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So, i have this problem. I got tuple (1,2,3) which i should print with string formatting. eg.

tup = (1,2,3)
print "this is a tuple %something" % (tup)

and this should print tuple representation with brackets, like

This is a tuple (1,2,3)

But I get TypeError: not all arguments converted during string formatting instead.

How in the world am I able to do this? Kinda lost here so if you guys could point me to a right direction :)

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7 Answers 7

up vote 78 down vote accepted
>>> thetuple = (1, 2, 3)
>>> print "this is a tuple: %s" % (thetuple,)
this is a tuple: (1, 2, 3)

Making a singleton tuple with the tuple of interest as the only item, i.e. the (thetuple,) part, is the key bit here.

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great, worked like a charm! thanks a lot! :) –  veturi Sep 22 '09 at 8:47
>>> tup = (1, 2, 3)
>>> print "Here it is: %s" % (tup,)
Here it is: (1, 2, 3)

Note that (tup,) is a tuple containing a tuple. The outer tuple is the argument to the % operator. The inner tuple is its content, which is actually printed.

(tup) is an expression in brackets, which when evaluated results in tup.

(tup,) with the trailing comma is a tuple, which contains tup as is only member.

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Note that the % syntax is obsolete. Use str.format, which is simpler and more readable:

t = 1,2,3
print 'This is a tuple {0}'.format(t)
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I added a comment to this stackoverflow.com/a/26249755/1676424 for the case of 1 item tuple –  Jacob Tsui Oct 8 '14 at 5:29

This doesn't use string formatting, but you should be able to do:

print 'this is a tuple ', (1, 2, 3)

If you really want to use string formatting:

print 'this is a tuple %s' % str((1, 2, 3))
# or
print 'this is a tuple %s' % ((1, 2, 3),)

Note, this assumes you are using a Python version earlier than 3.0.

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I think this is more elegant (and readable) than an embracing tuple. –  Adam Matan Nov 5 '11 at 15:34
t = (1, 2, 3)

# the comma (,) concatenates the strings and adds a space
print "this is a tuple", (t)

# format is the most flexible way to do string formatting
print "this is a tuple {0}".format(t)

# classic string formatting
# I use it only when working with older Python versions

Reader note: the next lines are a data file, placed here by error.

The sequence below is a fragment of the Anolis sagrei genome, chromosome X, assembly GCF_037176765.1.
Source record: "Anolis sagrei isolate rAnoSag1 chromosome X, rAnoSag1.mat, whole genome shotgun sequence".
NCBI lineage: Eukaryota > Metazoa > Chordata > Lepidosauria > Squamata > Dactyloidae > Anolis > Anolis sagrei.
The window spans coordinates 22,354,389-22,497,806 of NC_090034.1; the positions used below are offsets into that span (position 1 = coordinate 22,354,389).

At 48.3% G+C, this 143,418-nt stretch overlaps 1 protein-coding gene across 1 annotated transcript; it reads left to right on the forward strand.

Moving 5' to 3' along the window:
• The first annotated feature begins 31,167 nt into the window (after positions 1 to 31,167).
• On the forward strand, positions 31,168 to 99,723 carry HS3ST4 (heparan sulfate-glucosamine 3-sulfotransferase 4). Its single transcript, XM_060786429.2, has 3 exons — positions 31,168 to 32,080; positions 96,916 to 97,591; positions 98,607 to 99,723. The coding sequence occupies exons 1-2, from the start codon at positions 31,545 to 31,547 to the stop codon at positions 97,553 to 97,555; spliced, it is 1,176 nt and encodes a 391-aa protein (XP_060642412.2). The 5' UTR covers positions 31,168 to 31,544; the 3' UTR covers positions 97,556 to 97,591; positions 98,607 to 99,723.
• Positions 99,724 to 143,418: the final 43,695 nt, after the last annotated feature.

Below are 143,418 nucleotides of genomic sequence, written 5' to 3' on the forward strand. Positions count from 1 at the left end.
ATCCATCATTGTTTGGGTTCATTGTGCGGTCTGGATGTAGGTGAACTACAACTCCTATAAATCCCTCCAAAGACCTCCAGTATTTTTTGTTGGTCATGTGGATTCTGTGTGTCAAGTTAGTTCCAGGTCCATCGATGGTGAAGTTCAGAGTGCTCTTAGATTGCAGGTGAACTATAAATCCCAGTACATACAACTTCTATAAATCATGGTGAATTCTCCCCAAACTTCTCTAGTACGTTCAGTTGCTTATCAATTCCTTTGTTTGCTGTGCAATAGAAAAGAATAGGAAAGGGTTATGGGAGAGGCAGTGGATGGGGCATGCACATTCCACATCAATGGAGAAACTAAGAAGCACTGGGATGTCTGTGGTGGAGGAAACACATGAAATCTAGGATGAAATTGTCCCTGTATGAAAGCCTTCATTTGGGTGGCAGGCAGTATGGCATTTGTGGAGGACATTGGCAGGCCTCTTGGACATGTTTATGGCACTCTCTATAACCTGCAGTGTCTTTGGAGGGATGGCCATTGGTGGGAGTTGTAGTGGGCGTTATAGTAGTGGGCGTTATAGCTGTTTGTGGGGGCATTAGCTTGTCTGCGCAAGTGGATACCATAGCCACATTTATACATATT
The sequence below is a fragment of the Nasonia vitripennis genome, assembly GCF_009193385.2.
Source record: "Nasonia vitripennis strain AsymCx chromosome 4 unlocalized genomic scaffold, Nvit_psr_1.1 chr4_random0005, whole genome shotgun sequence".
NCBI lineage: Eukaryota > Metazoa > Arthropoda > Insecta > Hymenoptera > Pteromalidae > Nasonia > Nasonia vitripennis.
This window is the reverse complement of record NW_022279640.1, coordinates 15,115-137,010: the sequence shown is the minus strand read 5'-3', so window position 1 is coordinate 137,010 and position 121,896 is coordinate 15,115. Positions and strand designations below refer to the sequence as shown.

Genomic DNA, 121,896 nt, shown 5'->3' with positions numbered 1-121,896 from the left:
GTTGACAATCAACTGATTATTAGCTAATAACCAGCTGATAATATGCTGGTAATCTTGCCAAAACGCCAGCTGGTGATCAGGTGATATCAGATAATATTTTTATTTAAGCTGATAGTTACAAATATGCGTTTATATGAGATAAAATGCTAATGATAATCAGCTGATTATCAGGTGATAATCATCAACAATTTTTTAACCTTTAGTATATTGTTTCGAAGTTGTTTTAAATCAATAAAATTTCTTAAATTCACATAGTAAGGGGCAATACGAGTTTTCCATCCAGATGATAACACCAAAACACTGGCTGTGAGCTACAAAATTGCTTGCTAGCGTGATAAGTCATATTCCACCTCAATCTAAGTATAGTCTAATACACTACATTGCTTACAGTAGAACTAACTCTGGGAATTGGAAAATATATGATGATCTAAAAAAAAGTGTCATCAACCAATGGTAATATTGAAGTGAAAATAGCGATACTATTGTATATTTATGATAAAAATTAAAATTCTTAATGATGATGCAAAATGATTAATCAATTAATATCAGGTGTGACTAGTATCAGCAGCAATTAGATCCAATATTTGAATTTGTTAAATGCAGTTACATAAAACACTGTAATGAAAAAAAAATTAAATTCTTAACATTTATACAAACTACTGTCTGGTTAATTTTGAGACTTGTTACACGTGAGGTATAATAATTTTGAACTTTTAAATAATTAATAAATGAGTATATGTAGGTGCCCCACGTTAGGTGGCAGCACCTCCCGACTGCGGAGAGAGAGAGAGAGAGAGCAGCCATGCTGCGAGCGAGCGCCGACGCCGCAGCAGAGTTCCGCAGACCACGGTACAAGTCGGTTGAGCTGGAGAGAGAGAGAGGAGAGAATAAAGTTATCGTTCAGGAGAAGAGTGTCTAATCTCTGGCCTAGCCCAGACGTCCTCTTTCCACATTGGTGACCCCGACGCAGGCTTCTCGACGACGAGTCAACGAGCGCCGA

print "this is a tuple %s" % repr(t)
print "this is a tuple %s" % str(t)
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I think the best way to do this is:

t = (1,2,3)

print "This is a tuple: %s" % str(t)

If you're familiar with printf style formatting, then Python supports its own version. In Python, this is done using the "%" operator applied to strings (an overload of the modulo operator), which takes any string and applies printf-style formatting to it.

In our case, we are telling it to print "This is a tuple: ", and then adding a string "%s", and for the actual string, we're passing in a string representation of the tuple (by calling str(t)).

If you're not familiar with printf style formatting, I highly suggest learning, since it's very standard. Most languages support it in one way or another.

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Please note a trailing comma will be added if the tuple only has one item. e.g:

t = (1,)
print 'this is a tuple {}'.format(t)

and you'll get:

'this is a tuple (1,)'

in some cases e.g. you want to get a quoted list to be used in mysql query string like

SELECT name FROM students WHERE name IN ('Tom', 'Jerry');

you need to consider to remove the tailing comma use replace(',)', ')') after formatting because it's possible that the tuple has only 1 item like ('Tom',), so the tailing comma needs to be removed:

query_string = 'SELECT name FROM students WHERE name IN {}'.format(t).replace(',)', ')')

Please suggest if you have decent way of removing this comma in the output.

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I usually prefer something like 'this is a tuple ({})'.format(', '.join(map(str, t))). That way you don't have to worry about messing with existing commas or parenthesis in the format string. –  Antimony Oct 9 '14 at 3:48

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